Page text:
|900319||Frames & mountings of other materials (including products from endangered animals and non-plastic materials)||75.0||29.0|
|90039000||Parts for frames & mountings for spectacles||52.9||-4.3|
|90049090||Other spectacles (except sunglasses and photochromic spectacles)||33.2||-16.2|
Source: Global Trade Atlas
II. Market Competition
Geographically, spectacles manufacturers in China are relatively highly concentrated, being mainly found in Dongguan and Shenzhen in Guangdong, Xiamen in Fujian, Wenzhou in Zhejiang and Danyang in Jiangsu. These four clusters all have fairly complete supply chains and have developed the industry into a considerable size.
Danyang in Jiangsu is considered China’s main spectacles production base. There are close to 1,000 spectacles manufacturing enterprises in the city, with output accounting for over 70% of the national total and over 30% of the world total, making it the world’s largest spectacles production base. With a floor area of 110,000 square metres, the China (Danyang) International Glasses City is an experience-oriented tourism services commercial complex that offers leisure, entertainment and offices, as well as film and TV performances, all under one roof. It is the largest spectacles trading market in China and represents a break from the single-trade business model of traditional eyewear markets.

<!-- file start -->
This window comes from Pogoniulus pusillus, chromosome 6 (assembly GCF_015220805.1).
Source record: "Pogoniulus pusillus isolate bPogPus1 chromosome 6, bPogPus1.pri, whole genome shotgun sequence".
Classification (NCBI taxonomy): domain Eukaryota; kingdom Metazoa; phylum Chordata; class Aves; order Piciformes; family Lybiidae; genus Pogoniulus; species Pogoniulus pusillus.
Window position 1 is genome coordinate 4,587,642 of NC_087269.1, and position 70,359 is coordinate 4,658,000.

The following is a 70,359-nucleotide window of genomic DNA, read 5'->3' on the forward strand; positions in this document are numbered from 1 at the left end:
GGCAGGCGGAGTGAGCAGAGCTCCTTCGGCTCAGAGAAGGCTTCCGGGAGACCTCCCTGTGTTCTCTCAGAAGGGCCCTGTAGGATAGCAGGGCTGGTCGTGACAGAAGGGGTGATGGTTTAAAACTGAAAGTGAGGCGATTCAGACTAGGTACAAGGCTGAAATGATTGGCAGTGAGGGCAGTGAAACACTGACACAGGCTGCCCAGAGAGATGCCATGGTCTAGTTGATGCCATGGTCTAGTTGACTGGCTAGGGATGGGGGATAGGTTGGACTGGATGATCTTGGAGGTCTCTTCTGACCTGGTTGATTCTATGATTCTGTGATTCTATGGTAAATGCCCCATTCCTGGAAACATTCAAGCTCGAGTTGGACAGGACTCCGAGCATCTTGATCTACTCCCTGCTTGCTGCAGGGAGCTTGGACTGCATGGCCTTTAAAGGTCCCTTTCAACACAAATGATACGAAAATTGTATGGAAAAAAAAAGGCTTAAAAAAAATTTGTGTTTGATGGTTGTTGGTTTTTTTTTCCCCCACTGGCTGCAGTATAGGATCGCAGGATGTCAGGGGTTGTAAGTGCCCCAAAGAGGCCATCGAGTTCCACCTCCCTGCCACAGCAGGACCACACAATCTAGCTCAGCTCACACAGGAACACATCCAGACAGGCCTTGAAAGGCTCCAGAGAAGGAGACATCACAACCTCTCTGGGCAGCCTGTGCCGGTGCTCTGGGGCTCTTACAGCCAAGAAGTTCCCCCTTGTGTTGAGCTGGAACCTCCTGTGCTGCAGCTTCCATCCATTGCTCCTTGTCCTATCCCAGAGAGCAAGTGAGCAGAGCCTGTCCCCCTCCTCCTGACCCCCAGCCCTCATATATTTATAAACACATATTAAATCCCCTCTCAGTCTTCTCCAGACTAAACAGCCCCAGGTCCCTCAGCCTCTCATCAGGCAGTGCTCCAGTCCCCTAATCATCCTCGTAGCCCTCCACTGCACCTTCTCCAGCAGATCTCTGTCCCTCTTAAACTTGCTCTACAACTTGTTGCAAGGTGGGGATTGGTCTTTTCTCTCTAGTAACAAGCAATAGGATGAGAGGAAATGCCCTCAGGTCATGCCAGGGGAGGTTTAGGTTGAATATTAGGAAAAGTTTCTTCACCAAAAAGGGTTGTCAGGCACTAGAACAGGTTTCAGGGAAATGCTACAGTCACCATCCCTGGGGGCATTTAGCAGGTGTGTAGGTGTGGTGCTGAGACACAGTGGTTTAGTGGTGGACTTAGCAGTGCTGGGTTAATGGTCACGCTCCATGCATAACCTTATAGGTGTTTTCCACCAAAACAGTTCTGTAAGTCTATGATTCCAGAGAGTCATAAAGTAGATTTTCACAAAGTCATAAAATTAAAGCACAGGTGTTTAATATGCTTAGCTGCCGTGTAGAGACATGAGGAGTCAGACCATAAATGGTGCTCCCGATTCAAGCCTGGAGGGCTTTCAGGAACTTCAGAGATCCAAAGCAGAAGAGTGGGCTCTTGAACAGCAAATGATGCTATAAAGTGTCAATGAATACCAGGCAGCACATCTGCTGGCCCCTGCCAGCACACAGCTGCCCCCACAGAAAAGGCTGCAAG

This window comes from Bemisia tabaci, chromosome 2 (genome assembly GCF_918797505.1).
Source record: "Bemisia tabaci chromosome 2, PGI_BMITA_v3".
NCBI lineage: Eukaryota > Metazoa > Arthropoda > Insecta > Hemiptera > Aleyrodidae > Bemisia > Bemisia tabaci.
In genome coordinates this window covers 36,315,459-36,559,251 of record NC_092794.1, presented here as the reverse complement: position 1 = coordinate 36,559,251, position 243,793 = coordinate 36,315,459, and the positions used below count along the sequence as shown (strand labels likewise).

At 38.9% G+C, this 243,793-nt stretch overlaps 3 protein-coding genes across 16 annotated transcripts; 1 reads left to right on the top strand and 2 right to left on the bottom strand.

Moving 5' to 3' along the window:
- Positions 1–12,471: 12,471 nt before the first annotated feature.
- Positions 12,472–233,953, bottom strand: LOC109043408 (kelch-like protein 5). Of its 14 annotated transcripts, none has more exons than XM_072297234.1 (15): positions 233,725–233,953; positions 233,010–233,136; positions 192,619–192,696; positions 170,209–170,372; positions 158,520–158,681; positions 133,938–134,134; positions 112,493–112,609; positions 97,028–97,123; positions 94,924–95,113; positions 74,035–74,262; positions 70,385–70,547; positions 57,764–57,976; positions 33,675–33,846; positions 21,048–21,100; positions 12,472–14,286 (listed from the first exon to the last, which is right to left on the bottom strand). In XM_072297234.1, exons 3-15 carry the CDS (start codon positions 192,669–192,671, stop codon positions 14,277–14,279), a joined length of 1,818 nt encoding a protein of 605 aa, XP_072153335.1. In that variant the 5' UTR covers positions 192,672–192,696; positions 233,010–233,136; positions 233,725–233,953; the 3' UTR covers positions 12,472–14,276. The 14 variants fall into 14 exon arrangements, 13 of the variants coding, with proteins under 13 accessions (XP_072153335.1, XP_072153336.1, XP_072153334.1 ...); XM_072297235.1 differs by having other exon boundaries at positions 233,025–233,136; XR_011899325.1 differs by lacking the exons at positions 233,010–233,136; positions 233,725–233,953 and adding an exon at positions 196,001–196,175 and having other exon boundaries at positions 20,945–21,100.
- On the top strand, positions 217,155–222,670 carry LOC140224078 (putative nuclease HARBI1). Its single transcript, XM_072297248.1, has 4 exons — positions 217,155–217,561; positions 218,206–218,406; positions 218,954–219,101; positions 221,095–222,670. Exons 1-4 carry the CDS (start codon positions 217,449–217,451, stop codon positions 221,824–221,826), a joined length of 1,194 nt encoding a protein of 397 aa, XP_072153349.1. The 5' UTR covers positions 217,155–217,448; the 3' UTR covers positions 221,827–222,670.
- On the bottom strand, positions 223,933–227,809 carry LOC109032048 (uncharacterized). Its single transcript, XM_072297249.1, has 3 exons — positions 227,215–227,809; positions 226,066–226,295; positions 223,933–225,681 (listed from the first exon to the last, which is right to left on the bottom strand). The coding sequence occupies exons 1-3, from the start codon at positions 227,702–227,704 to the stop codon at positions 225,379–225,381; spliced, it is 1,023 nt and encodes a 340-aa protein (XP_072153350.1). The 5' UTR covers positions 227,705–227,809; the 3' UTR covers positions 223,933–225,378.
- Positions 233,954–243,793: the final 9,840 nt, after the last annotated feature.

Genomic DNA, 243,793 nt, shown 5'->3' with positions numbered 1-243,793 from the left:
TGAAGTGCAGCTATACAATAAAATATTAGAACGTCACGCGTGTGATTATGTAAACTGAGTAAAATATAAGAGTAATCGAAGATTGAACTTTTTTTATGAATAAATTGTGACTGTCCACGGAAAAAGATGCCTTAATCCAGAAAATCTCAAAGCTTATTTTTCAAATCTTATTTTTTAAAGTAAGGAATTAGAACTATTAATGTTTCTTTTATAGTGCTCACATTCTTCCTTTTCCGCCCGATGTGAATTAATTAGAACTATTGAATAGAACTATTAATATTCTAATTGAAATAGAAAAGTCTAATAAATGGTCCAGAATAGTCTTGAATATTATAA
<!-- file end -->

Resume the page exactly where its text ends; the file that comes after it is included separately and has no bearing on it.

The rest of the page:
The Danyang Economic Development Zone, together with Beijing Wangku, has established the China Optical Industry E-Commerce Trading Platform. Using big data provided by Wangku, this platform helps companies in data sharing, credit certification and other matters in a bid to raise the level of e-commerce in the optical industry and guide its development towards innovation and professionalism.
Mayu Town in Ruian, Wenzhou City, Zhejiang, is known as the “town of glasses”. It is a major eyewear production base and home to nearly 160 spectacles producers, with some 10,000 employees. The first group of spectacles manufacturing enterprises have reportedly moved into the Innovation and Service Platform for Optical Industry and Start-up Park for Small and Micro-sized Optical Businesses in the town. With a gross area of around 210 mu (140,000 sq m), the park will provide production sites and services like brand planning, warehousing and logistics, product promotion and e-commerce.